Monash becomes WHO Collaborating Centre for Bioethics

3 September 2014

Monash University’s Centre for Human Bioethics will play a key role in how the world responds to infectious diseases—including public health emergencies of international concern such as the current Ebola outbreak in West Africa.

Monash University Faculty of Arts
Monash University, Clayton Campus

Officially designated as a World Health Organization (WHO) Collaborating Centre for Bioethics, the Centre will support WHO in awareness-raising and capacity-building activities in ethics and health, provide technical assistance to Member states, and collaborate with WHO on ethical and policy issues associated with infectious disease control and biomedical research.
Bioethics has a significant role to play in ensuring that public health policy promotes justice and human rights. The WHO Collaborating Centres for Bioethics are key institutions with relevant expertise distributed throughout the world. They represent a valuable resource as an extended and integral arm of WHO’s capacity to implement its ethics mandate.
Monash University Vice-Provost (Research), Professor Pauline Nestor said the designation was an honour for Monash University and highlights its position at the forefront of bioethics and public health ethics internationally.
Bioethics has a significant role to play in ensuring that public health policy is just and equitable,” Professor Nestor said. “Monash is currently the only WHO Bioethics Collaborating Centre in Australia and its status as a WHO Collaborating Centre will ensure that our research and talent play a formative role on some of the most important ethical issues related to global public health practice and policy.”
Director of the new centre, Professor Michael Selgelid said the designation demonstrates that the Centre for Human Bioethics is showing international leadership in the area of bioethics.
“WHO plays a paramount role in global public health practice and policy. As a collaborating centre we’ll be working with the WHO on some of the most important ethical issues surrounding global public health,” Professor Selgelid said. “Our work as a collaborating centre will both directly and indirectly influence global public health practice and policy—and thus have real impact.”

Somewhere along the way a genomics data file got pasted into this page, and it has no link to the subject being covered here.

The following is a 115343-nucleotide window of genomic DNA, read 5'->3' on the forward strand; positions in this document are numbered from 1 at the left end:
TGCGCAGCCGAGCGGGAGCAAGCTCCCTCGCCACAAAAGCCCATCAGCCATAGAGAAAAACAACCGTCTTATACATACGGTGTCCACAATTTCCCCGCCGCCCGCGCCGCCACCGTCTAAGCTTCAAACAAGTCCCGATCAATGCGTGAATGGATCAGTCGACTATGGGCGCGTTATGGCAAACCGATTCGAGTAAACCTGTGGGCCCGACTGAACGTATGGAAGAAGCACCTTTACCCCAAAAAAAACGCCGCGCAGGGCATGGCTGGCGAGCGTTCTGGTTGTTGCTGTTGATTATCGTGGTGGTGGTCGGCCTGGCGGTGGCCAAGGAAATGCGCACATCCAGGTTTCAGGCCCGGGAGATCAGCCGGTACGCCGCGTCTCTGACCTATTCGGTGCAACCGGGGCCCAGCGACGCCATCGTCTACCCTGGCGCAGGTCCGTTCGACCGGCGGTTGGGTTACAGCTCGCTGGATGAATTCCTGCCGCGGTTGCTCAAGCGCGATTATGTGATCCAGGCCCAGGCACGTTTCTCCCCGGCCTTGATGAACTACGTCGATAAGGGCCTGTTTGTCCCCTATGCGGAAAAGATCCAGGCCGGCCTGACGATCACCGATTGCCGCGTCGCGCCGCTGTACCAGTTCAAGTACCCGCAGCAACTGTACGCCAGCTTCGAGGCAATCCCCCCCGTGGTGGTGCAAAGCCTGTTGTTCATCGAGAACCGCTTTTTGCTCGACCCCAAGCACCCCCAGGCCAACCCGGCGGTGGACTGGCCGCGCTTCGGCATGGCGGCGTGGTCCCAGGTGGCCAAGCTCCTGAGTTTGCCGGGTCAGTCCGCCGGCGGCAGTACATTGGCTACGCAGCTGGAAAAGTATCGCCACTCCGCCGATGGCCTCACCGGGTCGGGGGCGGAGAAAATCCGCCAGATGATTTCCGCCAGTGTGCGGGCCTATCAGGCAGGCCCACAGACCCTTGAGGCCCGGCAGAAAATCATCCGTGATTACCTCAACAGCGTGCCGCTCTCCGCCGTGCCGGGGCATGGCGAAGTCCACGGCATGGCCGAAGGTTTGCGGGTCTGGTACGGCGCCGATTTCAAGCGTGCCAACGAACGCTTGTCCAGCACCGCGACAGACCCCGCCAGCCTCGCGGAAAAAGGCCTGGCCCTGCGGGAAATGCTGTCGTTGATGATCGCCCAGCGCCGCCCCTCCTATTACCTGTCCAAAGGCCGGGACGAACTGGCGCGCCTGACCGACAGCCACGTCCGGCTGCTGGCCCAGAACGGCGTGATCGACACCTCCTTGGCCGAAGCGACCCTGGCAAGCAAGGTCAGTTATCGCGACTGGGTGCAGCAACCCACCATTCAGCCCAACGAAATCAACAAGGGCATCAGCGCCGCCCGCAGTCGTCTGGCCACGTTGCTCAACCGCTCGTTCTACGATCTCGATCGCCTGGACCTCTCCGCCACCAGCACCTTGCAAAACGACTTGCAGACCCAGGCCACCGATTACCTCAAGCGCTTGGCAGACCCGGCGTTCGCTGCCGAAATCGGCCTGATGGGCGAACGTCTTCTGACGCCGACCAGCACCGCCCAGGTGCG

The Centre for Human Bioethics was established at Monash in 1980 as Australia’s first research centre devoted to bioethics, and it is widely recognised as one of the world’s leading Centres of its kind.
As well as collaborating with WHO the Centre will be part of a Global Network of WHO Collaborating Centres for Bioethics with partners at University of Toronto, Columbia University, University of Miami, University of Zurich and National University of Singapore.

Monash University Master of Bioethics

The Master of Bioethics is offered through the Monash Faculty of Arts. The course is particularly well suited for health care professionals and scientists who face complex ethical issues in their working lives. It is also valuable for those involved in the development of public policy and law regarding these issues, as well as for anyone who simply wishes to explore issues of public concern in greater depth. The course provides a structured program of units in ethical theory, applied ethics, healthcare ethics, research ethics, and related policy issues. It is designed in ways to suit students with little or no prior educational background in ethics or philosophy, but the course is also suitable for philosophy graduates with an interest in further study of bioethics. Teaching in the course is designed to improve students’ analytical skills, encourage them to think critically about the ethical issues considered, and to develop independent and well-informed views about the ethical and philosophical questions addressed in the course.
The Master of Bioethics includes a capstone unit, APG5044 Professional internship, which is available to students in the final year of the course. This unit enables students to undertake collaborative work with the World Health Organization, either at Monash or Geneva. There is at least one annual fellowship of $9,000 which students enrolled in this unit can apply for, to support their work as an intern at the Global Health Ethics Unit in the Department of Knowledge, Ethics, and Research at the World Health Organization in Geneva.
Career opportunities
Graduates work as health care professionals and scientists, or in government and non-government organisations influencing the formulation of public policy and law regarding ethical issues in health care and science.

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Would you like more information about studying the Master of Bioethics at the Monash Faculty of Arts? Contact OzTREKK’s Australian Arts Programs Admissions Officer Rachel Brady for more information. Email Rachel at or call toll free in Canada at 1-866-698-7355.